Tong, who has been at the BBC since the early 1980s, launched the Essential Selection in January 1991, following that up with the Essential Mix two and a half years later – still vital listening for dance enthusiasts… and session heads. 🙂
“I know I’m an old git, but I still enjoy the scene and I’m good at my job which probably makes it OK,” Tong explains.
Here’s the article in full:
A decade after Acid House, dance DJs don’t just live like rock stars, they lunch like them too. At least Pete Tong does. The star of Friday nights on Radio 1 for almost eight years has chosen to meet at midday in an upmarket Italian restaurant near London’s Chelsea Harbour.
Famous for hosting the Essential Selection – the country’s most popular dance music radio show – the 38-year-old is much more than an evening institution to British clubbers. He runs the record label ffrr, was instrumental in signing All Saints to London Records and has recently made his first forays into television, appearing as the in-house DJ on Ian Wright’s weekly chat show and hosting the dance documentary Clublife ’98 .
In addition, Tong still plays at clubs all over the world, runs his own radio production company and can claim to have topped the pop charts for six weeks in 1992 as producer of Shakespears Sister’s hit single, Stay . His name has even entered clubbing slang in the phrase: “It’s all gone a bit Pete Tong “ (wrong).
Last month the latest Essential Selection album received the ultimate seal of approval when Madonna allowed one of her songs, Drowned World , to appear on a compilation album for the first time. Finally, when 1998 becomes 1999, Tong will broadcast live from a huge New Year’s Eve party at Leeds Town Hall.
Take into account his family life – he lives in Wimbledon with his wife and three kids – and it is a wonder the Dartford-born DJ has time to eat at all. In a career which spans 20 years, Tong has run a mobile disco, has worked as the features editor on Blues and Soul magazine and has looked after the career of Eighties girl group Bananarama.
He first arrived at Radio 1 17 years ago. His job was to present a regular slot on Peter Powell’s show, bringing news and reviews from the underground dance scene to millions of mainstream listeners.
“I did a 15-minute feature once a week,” recalls Tong . “I had to say what was happening on the streets. It was weird, but also very exciting. I also got the chance to do some DJing. I was the first to play Malcolm McLaren’s Buffalo Gals on the radio which was fantastic. I thought I’d walk straight into hosting my own show on the station after that.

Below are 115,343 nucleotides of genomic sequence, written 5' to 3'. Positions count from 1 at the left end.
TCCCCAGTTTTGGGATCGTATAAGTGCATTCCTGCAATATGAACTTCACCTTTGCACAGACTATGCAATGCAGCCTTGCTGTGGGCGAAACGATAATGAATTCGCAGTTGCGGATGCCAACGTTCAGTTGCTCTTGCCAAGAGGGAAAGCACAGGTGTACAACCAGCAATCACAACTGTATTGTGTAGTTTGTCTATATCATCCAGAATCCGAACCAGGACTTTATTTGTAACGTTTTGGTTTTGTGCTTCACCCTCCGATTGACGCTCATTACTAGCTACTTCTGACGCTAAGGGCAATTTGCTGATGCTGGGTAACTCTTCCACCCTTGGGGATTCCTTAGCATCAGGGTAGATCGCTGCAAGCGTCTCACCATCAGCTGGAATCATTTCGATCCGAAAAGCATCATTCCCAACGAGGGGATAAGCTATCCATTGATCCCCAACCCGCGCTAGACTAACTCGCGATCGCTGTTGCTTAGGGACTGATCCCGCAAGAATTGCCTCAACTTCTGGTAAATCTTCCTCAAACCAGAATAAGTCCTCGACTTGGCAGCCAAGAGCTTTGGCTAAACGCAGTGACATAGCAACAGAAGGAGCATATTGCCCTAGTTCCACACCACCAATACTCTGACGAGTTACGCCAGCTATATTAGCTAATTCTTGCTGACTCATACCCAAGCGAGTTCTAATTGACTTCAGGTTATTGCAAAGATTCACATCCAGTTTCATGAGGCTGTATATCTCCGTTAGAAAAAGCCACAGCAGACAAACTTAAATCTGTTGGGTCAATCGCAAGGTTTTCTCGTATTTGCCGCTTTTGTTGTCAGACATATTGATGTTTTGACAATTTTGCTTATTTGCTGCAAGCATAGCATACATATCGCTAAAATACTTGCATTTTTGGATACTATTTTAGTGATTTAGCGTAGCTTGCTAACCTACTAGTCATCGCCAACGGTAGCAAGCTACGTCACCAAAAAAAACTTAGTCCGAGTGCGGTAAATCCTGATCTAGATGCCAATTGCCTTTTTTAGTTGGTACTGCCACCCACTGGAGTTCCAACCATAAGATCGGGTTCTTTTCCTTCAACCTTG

“Robbie Vincent covered dance music at the time. I told the bosses he was too old skool and they should take me on instead. They didn’t agree. They said I needed more experience. In retrospect, they were right. It took me ten years to get back on Radio 1.”
Following a successful stint at London’s Capital Radio, Tong returned to Radio 1 in 1991 with the Essential Selection , a groundbreaking show which heralded the start of the weekend for a new wave of committed clubbers. More importantly, he was instrumental in the station’s radical restructuring throughout the mid-Nineties.
“When I started the Essential Selection Radio 1 was divided,” says Tong . “The specialist DJs, like Andy Kershaw and John Peel, never talked to the mainstream presenters. In fact, until 1994, I didn’t speak to anyone there. When Matthew Bannister decided to revamp the station, he took me out to lunch to pick my brains. I wasn’t surprised that he wanted to make changes, but I was astonished that he came to me for ideas. I had no ambitions whatsoever in that area.”
Tong ‘s latest project for Radio 1 is a globe-trotting millennium show. “The idea is that we follow the path of the sun on the eve of 1999,” he explains. “There are people right now in places like Karachi and Goa working out if it’s possible to organise live broadcasts from local clubs.”
If successful, the programme may also be filmed for television, an area which intrigues Tong . “It took a long time to infiltrate Radio 1,” he reflects, “but once I had the trust of people in power I was able to make changes. I’m a sponge at the moment, soaking up the experience and trying to establish what I could do that would be interesting.”
Does the family man never feel too old to be hanging with the club kids? “I do and I don’t,” he admits. “If it wasn’t work for me it would definitely be a problem. I know I’m an old git, but I still enjoy the scene and I’m good at my job which probably makes it OK.”
But does he dance? “Sometimes, but I’m not very good at it. I have to drink quite a lot first. Contrary to what people think, I do like to have fun.”
And when he’s too old to shake his stuff to the Birdie Song ? “I’ll demand an underground spot on Gardener’s Question Time .”
[Article copyright The Times; London, 12 Dec 1998, Image by Andrii Khliakin, Creative Commons]